A resident collects vegetables purchased through group orders at the entrance of a residential compound in Wuhan, the epicentre of the novel coronavirus outbreak, Hubei province, China February 21, 2020. REUTERS/Stringer CHINA OUT.

The World Health Organization said Friday that time was running out to stop the spread of the coronavirus outbreak as the number of cases outside China grew.

WHO head Tedros Adhanom Ghebreyesus said, "We are still in a phase where containment is possible,” but he warned “our window of opportunity is narrowing."

He said that while the number of cases outside China remained "relatively small," he expressed concern about the rise in cases around the world with no clear link to China.

Tedros cited new cases of the virus in Iran, as well as in an Iranian traveler who carried the virus to Lebanon, and another traveler who spread the virus from Iran to Canada.

Lebanon confirmed its first coronavirus case Friday, a 45-year-old woman who had arrived from Iran and was being quarantined in a hospital.

"We confirmed the first case today," Lebanese Health Minister Hamad Hassan told a news conference, adding that two other suspected cases were being investigated. The woman arrived Thursday on a flight from Qom, Iran.

Meanwhile, Iranian health authorities Friday reported two more deaths from the new coronavirus.

The spokesman for Iran's Health Ministry, Kianoush Jahanpour, said the newly detected cases were all linked with Qom, where the first two elderly patients died Wednesday. So far, 18 cases have been confirmed in Iran, including the four who died.

Another official with Iran's Health Ministry, Minoo Mohraz, said the virus "possibly came from Chinese workers who work in Qom and traveled to China." A Chinese company has been building a solar power plant in Qom.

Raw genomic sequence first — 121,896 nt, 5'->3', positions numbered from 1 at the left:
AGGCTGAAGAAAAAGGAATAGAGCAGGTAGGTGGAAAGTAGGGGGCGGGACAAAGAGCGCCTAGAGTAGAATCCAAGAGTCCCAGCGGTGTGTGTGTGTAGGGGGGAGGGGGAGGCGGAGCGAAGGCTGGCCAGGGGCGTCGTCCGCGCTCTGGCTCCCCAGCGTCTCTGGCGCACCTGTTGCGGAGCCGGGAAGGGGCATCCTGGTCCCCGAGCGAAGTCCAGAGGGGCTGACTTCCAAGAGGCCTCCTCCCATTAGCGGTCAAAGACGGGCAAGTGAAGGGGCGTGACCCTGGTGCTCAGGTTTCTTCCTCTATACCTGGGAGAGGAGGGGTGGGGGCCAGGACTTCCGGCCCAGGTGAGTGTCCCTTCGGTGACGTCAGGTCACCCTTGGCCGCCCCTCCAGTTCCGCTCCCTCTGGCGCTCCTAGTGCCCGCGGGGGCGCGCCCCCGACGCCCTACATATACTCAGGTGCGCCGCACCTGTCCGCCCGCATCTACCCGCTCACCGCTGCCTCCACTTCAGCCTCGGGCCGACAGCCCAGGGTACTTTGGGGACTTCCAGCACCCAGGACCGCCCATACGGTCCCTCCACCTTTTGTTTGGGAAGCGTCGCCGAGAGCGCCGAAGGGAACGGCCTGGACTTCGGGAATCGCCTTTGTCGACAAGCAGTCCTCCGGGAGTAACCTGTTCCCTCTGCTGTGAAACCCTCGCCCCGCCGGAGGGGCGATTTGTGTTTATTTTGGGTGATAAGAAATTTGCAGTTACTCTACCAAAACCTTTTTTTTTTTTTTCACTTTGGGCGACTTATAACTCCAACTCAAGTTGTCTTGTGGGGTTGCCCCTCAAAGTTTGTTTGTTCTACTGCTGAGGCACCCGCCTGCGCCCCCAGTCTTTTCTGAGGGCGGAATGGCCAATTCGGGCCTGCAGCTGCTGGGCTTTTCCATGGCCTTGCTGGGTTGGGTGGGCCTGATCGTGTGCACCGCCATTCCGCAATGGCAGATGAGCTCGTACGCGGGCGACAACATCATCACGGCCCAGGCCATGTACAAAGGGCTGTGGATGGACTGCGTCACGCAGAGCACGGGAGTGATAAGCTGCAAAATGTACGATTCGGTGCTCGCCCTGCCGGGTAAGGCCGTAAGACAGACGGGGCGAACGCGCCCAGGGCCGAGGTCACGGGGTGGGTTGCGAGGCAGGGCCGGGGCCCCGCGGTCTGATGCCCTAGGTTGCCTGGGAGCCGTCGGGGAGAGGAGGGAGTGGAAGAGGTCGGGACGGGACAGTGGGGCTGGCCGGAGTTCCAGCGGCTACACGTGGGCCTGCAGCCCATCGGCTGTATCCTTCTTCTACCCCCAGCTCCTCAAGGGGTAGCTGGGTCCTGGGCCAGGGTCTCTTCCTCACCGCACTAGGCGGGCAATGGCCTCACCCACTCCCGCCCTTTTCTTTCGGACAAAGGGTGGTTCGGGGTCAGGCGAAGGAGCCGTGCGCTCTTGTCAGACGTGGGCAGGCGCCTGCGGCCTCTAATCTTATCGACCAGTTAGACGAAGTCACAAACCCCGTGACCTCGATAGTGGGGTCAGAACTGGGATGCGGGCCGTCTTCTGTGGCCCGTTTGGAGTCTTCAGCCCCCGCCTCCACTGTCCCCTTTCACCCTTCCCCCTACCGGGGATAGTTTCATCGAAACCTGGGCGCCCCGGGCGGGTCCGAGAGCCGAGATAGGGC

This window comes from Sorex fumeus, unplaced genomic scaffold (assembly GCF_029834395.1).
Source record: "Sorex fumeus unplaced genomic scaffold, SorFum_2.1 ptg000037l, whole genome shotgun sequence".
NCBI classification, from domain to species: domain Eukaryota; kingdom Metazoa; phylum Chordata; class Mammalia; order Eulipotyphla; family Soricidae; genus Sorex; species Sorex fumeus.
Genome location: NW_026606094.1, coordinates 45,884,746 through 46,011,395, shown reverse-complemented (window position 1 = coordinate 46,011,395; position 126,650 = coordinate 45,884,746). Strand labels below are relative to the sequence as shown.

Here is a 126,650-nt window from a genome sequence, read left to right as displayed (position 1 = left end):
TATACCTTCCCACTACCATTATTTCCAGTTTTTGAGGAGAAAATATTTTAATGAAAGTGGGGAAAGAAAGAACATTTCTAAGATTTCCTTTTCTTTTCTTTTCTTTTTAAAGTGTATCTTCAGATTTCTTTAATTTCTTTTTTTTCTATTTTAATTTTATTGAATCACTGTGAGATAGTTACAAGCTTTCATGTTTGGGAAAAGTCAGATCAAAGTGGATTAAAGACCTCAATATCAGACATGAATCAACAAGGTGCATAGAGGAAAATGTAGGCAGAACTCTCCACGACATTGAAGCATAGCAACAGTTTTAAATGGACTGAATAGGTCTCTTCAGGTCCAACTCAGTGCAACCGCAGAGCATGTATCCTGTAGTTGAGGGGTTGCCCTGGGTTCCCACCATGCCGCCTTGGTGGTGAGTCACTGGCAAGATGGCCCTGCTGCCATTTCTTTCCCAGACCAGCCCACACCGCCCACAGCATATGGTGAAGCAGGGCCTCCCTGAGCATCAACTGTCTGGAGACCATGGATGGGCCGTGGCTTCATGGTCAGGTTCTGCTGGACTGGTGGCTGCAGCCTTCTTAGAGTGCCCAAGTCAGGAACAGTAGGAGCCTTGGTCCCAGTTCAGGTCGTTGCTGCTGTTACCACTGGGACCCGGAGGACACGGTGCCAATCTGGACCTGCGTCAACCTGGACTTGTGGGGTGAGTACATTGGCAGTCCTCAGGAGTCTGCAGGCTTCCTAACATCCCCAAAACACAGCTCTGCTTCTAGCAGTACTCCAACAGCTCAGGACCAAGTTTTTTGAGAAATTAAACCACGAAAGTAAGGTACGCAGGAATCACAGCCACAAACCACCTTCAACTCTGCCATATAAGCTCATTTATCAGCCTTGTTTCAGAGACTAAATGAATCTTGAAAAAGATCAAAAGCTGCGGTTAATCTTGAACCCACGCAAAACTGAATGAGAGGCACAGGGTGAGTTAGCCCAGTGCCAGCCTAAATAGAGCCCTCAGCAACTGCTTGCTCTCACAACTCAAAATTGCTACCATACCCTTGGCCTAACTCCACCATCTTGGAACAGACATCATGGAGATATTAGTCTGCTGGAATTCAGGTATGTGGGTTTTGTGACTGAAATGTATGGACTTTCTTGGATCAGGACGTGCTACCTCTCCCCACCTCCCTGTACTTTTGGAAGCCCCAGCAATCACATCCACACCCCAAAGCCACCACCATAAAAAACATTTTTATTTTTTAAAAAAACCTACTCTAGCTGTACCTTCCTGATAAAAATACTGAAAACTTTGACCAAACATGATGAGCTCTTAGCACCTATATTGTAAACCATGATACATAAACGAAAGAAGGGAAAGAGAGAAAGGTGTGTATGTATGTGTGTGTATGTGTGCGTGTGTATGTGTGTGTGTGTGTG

Qom is a popular religious destination and a center of learning and religious studies for Shiite Muslims from inside Iran, as well as Iraq, Pakistan, Afghanistan and Azerbaijan.

In neighboring Turkey, Health Minister Fahrettin Koca said officials had started to screen travelers arriving from Iran at border gates and were refusing entry to anyone who had traveled to Qom in the past 14 days or who had signs of illness.

There have been few virus cases in the Middle East. Nine cases have been confirmed in the United Arab Emirates and one case in Egypt.

The virus also spread further Friday in South Korea and Italy.

Infections nearly doubled in South Korea, rising to 204, making the country the hardest-hit outside China.

Tedros said Friday, “I hope South Korea will do everything to contain this outbreak at this early stage.”

South Korea Prime Minister Chung Se-kyun told a government meeting about the virus, “We have entered an emergency phase.”

In Italy, authorities said 14 people had tested positive for the virus in the northern region of Lombardy, bringing the number of cases in the country to 17. Officials have ordered the closure of schools, restaurants and businesses in the region.

Also Friday, two Australians and an Israeli evacuated from a cruise ship in Japan tested positive for the virus after returning to their home countries. Israel's Health Ministry said this was the first case to be reported inside Israel.